Pamela Love may be a favorite among New York’s downtown urban darlings, but her Spring ’13 jewelry collection was all about the wonders of the great outdoors. “It was very much inspired by the idea of nature taking over and the whimsy and magic involved in that,” explains Love, noting that her organic offerings were a departure from the architectural, technology-inspired baubles she’s focused on the past few seasons. The designer further explored the concept via a new film, which debuts exclusively on Style.com (above). “It was a labor of love [no pun intended], like it always is,” says Love of the film, which was directed by her friend Skye Parrott and features pal Devendra Banhart’s song “Sight to Behold.” Shot in upstate New York, the ethereal short stars Crystal Renn, who transforms into a bewitching woodland goddess (which makes sense, considering Diana—the goddess of the forest and the hunt—influenced the collection) and finds Love’s wares wedged inside tree stumps, hanging from branches, and buried in the earth. “I love the idea of Crystal starting out with no jewelry and ending up completely covered in it,” says the designer. Renn has a literal out-of-body experience while frolicking in the great outdoors, dripping in leaf-shaped cuffs, chunky gold necklaces, a silver moon pendant, and a bevy of rings. But if we found a bunch of Love’s jewelry scattered in our backyard, we’d probably dance a little, too.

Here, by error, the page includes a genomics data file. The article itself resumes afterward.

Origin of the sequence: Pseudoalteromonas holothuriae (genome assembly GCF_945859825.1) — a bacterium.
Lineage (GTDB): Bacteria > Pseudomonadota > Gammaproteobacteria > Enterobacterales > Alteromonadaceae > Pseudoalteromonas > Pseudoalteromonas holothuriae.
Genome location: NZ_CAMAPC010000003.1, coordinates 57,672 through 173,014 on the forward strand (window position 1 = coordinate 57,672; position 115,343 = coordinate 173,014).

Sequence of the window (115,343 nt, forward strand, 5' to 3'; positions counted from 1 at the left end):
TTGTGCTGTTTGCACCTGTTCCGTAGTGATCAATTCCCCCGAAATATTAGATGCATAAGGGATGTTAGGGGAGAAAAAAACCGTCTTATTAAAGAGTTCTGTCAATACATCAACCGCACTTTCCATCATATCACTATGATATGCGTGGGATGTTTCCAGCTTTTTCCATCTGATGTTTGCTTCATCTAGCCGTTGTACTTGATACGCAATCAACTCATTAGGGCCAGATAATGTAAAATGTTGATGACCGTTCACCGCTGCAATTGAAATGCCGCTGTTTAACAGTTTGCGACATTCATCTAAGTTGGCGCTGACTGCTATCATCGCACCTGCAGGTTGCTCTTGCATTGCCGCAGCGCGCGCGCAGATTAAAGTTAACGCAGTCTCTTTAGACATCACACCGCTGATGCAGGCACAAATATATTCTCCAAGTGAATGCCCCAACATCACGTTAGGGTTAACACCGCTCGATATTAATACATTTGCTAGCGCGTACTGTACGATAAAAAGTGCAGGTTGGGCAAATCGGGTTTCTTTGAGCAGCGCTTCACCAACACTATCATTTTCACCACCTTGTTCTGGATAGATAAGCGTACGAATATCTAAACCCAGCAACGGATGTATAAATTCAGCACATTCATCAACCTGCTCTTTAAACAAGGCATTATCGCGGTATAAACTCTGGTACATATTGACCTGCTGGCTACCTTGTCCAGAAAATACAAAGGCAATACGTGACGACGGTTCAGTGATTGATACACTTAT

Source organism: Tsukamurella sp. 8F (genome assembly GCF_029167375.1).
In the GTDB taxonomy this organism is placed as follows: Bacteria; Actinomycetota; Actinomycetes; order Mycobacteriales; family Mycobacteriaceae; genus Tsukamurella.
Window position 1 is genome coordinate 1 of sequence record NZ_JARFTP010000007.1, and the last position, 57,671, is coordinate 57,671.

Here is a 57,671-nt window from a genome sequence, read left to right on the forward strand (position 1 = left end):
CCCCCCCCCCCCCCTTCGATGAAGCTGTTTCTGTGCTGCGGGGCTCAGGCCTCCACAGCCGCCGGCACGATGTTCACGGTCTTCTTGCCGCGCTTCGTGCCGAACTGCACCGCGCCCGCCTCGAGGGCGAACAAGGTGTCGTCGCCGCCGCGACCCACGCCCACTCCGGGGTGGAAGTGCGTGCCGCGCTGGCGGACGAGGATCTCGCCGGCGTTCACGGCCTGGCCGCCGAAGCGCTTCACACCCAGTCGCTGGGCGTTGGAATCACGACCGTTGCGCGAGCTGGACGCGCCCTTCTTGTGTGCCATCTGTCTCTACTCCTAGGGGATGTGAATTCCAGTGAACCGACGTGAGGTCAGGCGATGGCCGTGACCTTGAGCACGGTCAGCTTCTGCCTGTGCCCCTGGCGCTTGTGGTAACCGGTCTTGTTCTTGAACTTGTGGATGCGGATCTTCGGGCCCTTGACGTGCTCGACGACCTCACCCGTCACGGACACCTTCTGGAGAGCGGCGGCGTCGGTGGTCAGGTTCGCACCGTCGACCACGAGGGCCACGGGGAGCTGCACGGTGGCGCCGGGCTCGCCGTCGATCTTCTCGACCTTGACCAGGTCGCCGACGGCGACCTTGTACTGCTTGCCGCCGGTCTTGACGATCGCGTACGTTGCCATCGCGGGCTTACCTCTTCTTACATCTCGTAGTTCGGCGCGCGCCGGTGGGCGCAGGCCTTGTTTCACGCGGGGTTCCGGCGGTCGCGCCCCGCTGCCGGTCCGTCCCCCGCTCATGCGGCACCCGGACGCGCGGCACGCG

Marc Jacobs was the guest of honor at the WWD CEO Summit dinner last night. With Proenza Schouler’s Jack McCollough and Lazaro Hernandez, Olivier Theyskens, and Pamela Love, among other New York design stars, looking on, Jacobs sat down with WWD’s Bridget Foley for an engaging interview that ranged from subjects like his favorite living designer (Miuccia Prada) and current projects (a beauty line with Sephora) to his recent absence from Page Six (“Kanye and Kim have taken my thunder,” he said) to the virtues of living in New York City in the pre-cell-phone age. “Everything felt like a first. It didn’t get tired,” Jacobs said. “Now it’s different, but then there were places where young artistic people could live. Madonna performed at the Roxy before anyone knew who Madonna was. Or Jean-Michel Basquiat. So many people were coming up. There were pockets of creativity. And all of that seemed new. And it was pre-computers, too, so people actually talked to each other, and they did go to clubs. I don’t think there were iPhones or text messaging, so everybody either talked to each other or ignored each other, but they did it face-to-face.”